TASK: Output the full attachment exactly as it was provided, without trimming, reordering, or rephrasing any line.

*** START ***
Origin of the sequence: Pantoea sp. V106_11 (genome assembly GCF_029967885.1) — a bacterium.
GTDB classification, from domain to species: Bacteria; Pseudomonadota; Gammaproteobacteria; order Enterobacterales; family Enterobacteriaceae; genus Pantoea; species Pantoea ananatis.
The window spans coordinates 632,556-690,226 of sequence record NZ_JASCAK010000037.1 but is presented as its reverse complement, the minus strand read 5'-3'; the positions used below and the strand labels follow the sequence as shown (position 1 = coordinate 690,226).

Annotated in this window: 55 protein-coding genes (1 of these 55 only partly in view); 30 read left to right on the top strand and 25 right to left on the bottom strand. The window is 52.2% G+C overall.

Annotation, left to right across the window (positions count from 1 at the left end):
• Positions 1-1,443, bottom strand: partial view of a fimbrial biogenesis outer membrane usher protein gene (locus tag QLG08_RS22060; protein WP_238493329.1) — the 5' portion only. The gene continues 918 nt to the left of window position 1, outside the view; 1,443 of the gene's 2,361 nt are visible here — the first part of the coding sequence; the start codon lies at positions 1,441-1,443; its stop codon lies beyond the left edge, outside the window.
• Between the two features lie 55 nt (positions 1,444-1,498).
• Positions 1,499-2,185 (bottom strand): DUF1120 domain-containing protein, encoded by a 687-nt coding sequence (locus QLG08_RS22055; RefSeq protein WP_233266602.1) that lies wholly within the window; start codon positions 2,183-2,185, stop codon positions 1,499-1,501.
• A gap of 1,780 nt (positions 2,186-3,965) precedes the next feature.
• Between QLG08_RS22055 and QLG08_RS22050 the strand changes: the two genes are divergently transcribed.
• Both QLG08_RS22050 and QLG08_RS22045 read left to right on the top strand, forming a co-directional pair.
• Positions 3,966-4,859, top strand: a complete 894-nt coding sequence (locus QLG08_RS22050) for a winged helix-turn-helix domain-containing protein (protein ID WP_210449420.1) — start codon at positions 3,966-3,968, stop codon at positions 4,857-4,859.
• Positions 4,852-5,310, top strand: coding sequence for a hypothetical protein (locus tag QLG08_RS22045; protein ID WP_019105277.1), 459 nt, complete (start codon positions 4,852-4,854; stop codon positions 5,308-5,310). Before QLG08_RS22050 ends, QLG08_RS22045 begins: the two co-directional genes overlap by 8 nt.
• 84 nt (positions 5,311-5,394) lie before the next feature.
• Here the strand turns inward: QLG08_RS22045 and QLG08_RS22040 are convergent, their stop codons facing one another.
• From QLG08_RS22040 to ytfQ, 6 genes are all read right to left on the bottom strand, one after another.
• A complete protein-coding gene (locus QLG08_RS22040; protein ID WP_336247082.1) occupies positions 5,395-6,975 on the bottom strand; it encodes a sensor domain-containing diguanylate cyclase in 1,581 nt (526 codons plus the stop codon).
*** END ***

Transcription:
Origin of the sequence: Pantoea sp. V106_11 (genome assembly GCF_029967885.1) — a bacterium.
GTDB classification, from domain to species: Bacteria; Pseudomonadota; Gammaproteobacteria; order Enterobacterales; family Enterobacteriaceae; genus Pantoea; species Pantoea ananatis.
The window spans coordinates 632,556-690,226 of sequence record NZ_JASCAK010000037.1 but is presented as its reverse complement, the minus strand read 5'-3'; the positions used below and the strand labels follow the sequence as shown (position 1 = coordinate 690,226).

Annotated in this window: 55 protein-coding genes (1 of these 55 only partly in view); 30 read left to right on the top strand and 25 right to left on the bottom strand. The window is 52.2% G+C overall.

Annotation, left to right across the window (positions count from 1 at the left end):
• Positions 1-1,443, bottom strand: partial view of a fimbrial biogenesis outer membrane usher protein gene (locus tag QLG08_RS22060; protein WP_238493329.1) — the 5' portion only. The gene continues 918 nt to the left of window position 1, outside the view; 1,443 of the gene's 2,361 nt are visible here — the first part of the coding sequence; the start codon lies at positions 1,441-1,443; its stop codon lies beyond the left edge, outside the window.
• Between the two features lie 55 nt (positions 1,444-1,498).
• Positions 1,499-2,185 (bottom strand): DUF1120 domain-containing protein, encoded by a 687-nt coding sequence (locus QLG08_RS22055; RefSeq protein WP_233266602.1) that lies wholly within the window; start codon positions 2,183-2,185, stop codon positions 1,499-1,501.
• A gap of 1,780 nt (positions 2,186-3,965) precedes the next feature.
• Between QLG08_RS22055 and QLG08_RS22050 the strand changes: the two genes are divergently transcribed.
• Both QLG08_RS22050 and QLG08_RS22045 read left to right on the top strand, forming a co-directional pair.
• Positions 3,966-4,859, top strand: a complete 894-nt coding sequence (locus QLG08_RS22050) for a winged helix-turn-helix domain-containing protein (protein ID WP_210449420.1) — start codon at positions 3,966-3,968, stop codon at positions 4,857-4,859.
• Positions 4,852-5,310, top strand: coding sequence for a hypothetical protein (locus tag QLG08_RS22045; protein ID WP_019105277.1), 459 nt, complete (start codon positions 4,852-4,854; stop codon positions 5,308-5,310). Before QLG08_RS22050 ends, QLG08_RS22045 begins: the two co-directional genes overlap by 8 nt.
• 84 nt (positions 5,311-5,394) lie before the next feature.
• Here the strand turns inward: QLG08_RS22045 and QLG08_RS22040 are convergent, their stop codons facing one another.
• From QLG08_RS22040 to ytfQ, 6 genes are all read right to left on the bottom strand, one after another.
• A complete protein-coding gene (locus QLG08_RS22040; protein ID WP_336247082.1) occupies positions 5,395-6,975 on the bottom strand; it encodes a sensor domain-containing diguanylate cyclase in 1,581 nt (526 codons plus the stop codon).